Prof. Gilli Bush Bailey hosts our Senior Visiting Fellow Dr. Rosemary Malague and we welcome the return of Dr. Zachary Dunbar and Dr. Broderick Chow to Central.
18.30 in the New Studio, followed by a reception.
Dr. Malague’s paper entitled ‘Act Like a Feminist: Empowering Strategies for Actresses—and their Teachers’ will revisit key arguments from her book, An Actress Prepares: Women and “the Method” (2012), highlighting three areas in actor training that potentially limit women who act: the biases and processes of teachers, the exercises and techniques themselves, and the dramatic material for which—and with which—actresses prepare. Proposing new strategies for more conscious and collaborative classrooms, challenging acting teachers and students to incorporate feminist concerns into traditional training, Malague will suggest ways in which Stanislavskian techniques might empower actresses to intervene with sexist texts, using subtext as stratagem.
Research@Central is delighted to welcome Dr. Malague as she shares from her newest research project, “Attention Must Be Paid: Staging Linda Loman in the 21st Century,” a comparative evaluation of major revivals of Death of a Salesman.
Welcoming Dr. Dunbar back to Central, his paper ‘Investigating a paradigm shift in Stanislavski’s System through musical theatre actor training – the emotional issue’ investigates some of the practical problems and challenges actors face when preparing to act through song. His enquiry considers the recent cognitive science turn in the Stanislavski discourse, ideas put forward by neuroscientist Antonio Damasio, and findings in the psychology of music, to propose an alternative and possibly more fruitful framework for discussing the role of emotions in musical theatre actor training.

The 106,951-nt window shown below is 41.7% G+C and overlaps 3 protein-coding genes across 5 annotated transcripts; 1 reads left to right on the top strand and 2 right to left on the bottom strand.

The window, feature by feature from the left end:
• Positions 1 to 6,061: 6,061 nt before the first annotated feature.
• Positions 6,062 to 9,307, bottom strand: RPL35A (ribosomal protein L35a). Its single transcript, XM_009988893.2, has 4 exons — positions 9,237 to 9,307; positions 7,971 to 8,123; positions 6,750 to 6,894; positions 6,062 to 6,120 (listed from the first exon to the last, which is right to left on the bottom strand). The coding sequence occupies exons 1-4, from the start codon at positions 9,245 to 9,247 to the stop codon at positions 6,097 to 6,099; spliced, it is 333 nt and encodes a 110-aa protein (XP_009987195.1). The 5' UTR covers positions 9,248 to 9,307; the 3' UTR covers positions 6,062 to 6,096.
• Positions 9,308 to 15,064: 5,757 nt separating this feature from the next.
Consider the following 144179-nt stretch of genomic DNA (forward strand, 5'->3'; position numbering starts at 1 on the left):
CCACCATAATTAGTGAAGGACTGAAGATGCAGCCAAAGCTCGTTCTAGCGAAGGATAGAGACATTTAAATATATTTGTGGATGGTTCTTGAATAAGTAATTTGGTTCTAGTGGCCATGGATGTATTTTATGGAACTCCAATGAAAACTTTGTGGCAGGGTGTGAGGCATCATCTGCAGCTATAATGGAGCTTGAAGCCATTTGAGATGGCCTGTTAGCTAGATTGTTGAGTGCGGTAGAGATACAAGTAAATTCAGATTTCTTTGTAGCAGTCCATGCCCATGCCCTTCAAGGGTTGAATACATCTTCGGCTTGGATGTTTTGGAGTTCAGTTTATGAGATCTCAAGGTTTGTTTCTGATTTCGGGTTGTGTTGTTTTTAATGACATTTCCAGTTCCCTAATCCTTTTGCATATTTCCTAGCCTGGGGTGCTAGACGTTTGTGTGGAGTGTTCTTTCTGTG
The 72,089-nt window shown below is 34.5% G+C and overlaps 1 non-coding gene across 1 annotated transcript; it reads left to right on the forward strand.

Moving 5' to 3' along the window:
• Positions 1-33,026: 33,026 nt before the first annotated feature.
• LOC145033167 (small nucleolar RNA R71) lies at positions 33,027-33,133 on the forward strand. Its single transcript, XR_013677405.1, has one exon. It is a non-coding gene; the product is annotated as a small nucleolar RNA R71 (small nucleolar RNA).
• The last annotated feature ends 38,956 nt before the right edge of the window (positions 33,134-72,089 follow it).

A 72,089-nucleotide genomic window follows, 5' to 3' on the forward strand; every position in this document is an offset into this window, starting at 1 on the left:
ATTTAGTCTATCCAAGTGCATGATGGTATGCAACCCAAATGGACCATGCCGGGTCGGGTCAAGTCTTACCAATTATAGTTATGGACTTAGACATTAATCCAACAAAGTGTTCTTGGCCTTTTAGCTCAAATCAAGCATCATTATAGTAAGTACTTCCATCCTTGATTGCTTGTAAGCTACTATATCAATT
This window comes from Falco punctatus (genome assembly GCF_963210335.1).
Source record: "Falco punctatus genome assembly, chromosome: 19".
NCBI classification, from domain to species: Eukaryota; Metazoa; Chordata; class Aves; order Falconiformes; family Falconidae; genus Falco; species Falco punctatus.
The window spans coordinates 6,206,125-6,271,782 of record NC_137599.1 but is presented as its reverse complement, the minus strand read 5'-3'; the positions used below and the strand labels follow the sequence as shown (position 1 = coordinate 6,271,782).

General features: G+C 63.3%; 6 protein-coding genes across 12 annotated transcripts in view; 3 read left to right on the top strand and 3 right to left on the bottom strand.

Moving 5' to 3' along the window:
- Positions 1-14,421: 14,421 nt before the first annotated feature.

Dr. Chow, Central graduate and Lecturer in Theatre at Brunel, University London, returns to present new research which examines performances of fitness and physical culture and their relation to the construction of masculine subjectivities. His paper, ‘#Gainz: Olympic Weightlifting and the Performance of the Built Self,’ will focus on the trope of the ‘built’ self, that is, the imperative of self-improvement and self-construction that is actualised in weightlifting training, drawing on findings from his recent autoethnographic fieldwork with amateur and elite Olympic Weightlifters.
16 Mar 2016 - 6:30pm